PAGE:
Aisles (not shown) between the rows of racks 12 allow an individual to service and maintain the containers 24 with a minimum amount of labor in a relatively short period of time. When necessary, the frogs are graded and separated by size. The individual removes the clips 108 or other fastening devices from the access panel 102 in the screen 100, and reaches with one or both hands through the access panel 102 to capture the frogs being separated. Preferably, this is done during periods of limited lighting within the controlled environment. In this way, disturbance of the frogs is minimized, thus reducing stress and injury to the frogs. When it is necessary to gain access to frogs located beneath the plexiglass panels 92, one or more of the panels 92 can be easily lifted and placed on the remaining panel or panels 92 without removing the screen 100. This construction, in combination with the small size of each container 24, enables an individual to reach all areas of both the large chamber 38 and small chamber 36 without removing the screen 100. Typically, the frogs being separated can immediately be placed in an adjacent container 24 having similarly sized frogs. When the frogs within a container 24 are sufficiently sized for harvest, the container 24 can be easily slid out of the rack 12 and carried to a harvesting site (not shown).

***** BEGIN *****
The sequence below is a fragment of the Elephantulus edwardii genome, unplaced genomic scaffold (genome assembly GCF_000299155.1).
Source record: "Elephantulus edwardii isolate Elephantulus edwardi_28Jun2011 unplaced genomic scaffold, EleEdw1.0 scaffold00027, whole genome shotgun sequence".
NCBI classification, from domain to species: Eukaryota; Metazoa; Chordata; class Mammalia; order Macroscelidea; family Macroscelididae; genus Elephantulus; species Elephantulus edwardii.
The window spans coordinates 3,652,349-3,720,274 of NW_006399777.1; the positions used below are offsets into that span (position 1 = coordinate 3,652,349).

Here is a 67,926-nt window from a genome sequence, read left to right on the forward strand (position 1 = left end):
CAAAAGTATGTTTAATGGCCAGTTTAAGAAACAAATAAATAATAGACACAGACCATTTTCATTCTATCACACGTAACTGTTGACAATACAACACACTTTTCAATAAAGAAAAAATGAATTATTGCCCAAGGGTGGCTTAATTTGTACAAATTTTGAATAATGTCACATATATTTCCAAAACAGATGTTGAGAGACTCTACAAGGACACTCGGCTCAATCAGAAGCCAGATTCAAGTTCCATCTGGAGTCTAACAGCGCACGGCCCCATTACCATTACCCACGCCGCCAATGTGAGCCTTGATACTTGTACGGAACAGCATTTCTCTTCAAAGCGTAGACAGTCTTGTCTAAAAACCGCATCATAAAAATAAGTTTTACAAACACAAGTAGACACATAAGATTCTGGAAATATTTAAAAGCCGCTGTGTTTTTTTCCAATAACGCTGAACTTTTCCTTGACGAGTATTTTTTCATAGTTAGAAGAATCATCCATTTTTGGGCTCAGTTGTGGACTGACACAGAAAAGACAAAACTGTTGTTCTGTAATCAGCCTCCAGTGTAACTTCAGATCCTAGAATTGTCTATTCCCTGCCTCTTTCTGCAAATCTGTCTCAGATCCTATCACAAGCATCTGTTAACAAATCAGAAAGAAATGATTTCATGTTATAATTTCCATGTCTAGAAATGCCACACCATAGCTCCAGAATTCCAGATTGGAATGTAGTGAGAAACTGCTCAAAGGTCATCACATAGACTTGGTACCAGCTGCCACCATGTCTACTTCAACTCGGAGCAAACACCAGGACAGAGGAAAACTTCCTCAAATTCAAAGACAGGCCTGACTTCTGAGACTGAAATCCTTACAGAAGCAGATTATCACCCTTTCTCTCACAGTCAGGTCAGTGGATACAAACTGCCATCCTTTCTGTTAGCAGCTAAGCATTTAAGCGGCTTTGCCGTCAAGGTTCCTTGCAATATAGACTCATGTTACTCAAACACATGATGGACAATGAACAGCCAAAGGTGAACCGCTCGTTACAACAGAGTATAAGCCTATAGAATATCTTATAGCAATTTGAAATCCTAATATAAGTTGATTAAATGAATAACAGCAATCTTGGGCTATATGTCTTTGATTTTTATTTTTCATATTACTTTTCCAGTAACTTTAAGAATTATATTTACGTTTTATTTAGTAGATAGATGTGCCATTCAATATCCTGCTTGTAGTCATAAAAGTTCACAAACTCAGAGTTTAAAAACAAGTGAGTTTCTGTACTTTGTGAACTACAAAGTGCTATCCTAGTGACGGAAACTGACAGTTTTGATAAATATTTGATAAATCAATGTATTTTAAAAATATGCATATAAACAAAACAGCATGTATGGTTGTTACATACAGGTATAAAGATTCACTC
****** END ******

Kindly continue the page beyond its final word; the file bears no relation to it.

The stacking of the containers 24 within the rack 12 also provides for the efficient and economical cleaning of the containers 24 and for medicating the frogs. Frogs are highly susceptible to disease and thus often require medication while in captivity. Because of the inherent mobility of frogs, administering medication to individual frogs is highly impractical. Using the frog cultivating system 10, a water borne medication (not illustrated) can be added to the small chamber 36 of the uppermost container 24 so that the medication is then automatically dispersed throughout the small chamber 36 of each container 24 within the rack 12. In this way, all frogs within a single rack can be medicated with a single application. Similarly, a natural organic disinfectant can be added to the small chamber 36 of the uppermost container 24 to quickly clean the small chambers 36 of each container 24 within the rack 12. In this way, fewer thorough cleanings of the containers 24 are necessary, thus reducing labor costs.